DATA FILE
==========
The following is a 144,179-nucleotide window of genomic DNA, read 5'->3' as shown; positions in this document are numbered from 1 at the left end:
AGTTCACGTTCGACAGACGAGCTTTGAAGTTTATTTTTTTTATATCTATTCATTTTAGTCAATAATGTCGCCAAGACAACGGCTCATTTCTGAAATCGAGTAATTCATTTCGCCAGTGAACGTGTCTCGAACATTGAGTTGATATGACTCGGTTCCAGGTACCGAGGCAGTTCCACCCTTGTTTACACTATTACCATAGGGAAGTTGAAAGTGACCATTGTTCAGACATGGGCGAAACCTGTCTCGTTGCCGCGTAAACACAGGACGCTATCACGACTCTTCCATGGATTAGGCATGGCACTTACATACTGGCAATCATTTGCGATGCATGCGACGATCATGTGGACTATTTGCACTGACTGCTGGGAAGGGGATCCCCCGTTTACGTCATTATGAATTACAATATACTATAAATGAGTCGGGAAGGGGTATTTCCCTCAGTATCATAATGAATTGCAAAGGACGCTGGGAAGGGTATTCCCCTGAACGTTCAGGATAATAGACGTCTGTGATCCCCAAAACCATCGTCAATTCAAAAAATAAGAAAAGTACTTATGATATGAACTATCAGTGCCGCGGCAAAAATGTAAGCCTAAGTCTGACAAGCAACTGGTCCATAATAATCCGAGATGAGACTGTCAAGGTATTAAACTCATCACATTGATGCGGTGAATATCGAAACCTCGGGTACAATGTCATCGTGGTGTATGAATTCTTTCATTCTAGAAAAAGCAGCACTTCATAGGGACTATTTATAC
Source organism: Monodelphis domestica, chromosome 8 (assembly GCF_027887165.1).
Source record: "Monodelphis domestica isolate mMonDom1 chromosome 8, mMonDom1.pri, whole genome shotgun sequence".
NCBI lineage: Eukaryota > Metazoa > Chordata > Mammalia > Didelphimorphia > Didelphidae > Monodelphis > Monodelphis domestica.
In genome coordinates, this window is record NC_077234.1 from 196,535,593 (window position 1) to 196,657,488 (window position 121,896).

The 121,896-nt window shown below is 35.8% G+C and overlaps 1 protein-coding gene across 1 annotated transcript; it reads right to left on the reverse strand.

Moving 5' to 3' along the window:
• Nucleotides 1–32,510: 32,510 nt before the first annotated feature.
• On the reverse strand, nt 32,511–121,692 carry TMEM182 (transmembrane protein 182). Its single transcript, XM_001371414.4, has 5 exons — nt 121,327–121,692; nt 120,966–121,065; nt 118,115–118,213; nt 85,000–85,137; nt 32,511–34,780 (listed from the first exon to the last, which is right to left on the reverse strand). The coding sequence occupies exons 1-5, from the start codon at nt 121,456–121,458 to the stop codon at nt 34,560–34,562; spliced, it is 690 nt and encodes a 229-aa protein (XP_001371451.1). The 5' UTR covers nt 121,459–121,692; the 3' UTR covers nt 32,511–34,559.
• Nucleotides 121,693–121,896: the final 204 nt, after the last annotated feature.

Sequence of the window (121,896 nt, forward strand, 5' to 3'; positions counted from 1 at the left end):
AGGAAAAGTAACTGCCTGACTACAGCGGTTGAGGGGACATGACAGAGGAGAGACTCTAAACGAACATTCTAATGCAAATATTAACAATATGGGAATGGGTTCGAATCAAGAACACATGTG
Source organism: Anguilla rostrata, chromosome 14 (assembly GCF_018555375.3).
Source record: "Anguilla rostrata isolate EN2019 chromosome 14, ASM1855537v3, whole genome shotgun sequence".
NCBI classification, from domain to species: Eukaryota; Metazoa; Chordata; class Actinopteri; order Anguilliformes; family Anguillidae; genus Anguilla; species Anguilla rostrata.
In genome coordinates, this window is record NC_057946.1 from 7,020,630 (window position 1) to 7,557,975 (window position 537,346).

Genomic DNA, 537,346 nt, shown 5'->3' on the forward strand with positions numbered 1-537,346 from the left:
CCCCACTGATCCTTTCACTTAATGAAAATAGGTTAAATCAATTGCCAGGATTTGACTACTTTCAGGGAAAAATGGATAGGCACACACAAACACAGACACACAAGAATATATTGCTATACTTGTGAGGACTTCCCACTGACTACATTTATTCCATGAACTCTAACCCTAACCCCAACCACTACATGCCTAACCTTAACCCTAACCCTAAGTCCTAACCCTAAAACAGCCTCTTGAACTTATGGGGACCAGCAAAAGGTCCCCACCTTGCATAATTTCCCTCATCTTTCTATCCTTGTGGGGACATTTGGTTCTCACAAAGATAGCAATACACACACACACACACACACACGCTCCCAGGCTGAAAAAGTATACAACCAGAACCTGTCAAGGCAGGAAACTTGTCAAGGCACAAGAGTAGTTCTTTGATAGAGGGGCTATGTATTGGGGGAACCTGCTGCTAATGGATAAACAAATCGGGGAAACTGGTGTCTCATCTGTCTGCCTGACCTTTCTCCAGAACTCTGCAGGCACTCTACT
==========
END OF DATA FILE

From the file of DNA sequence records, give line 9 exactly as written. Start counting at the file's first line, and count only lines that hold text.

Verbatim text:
• Nucleotides 1–32,510: 32,510 nt before the first annotated feature.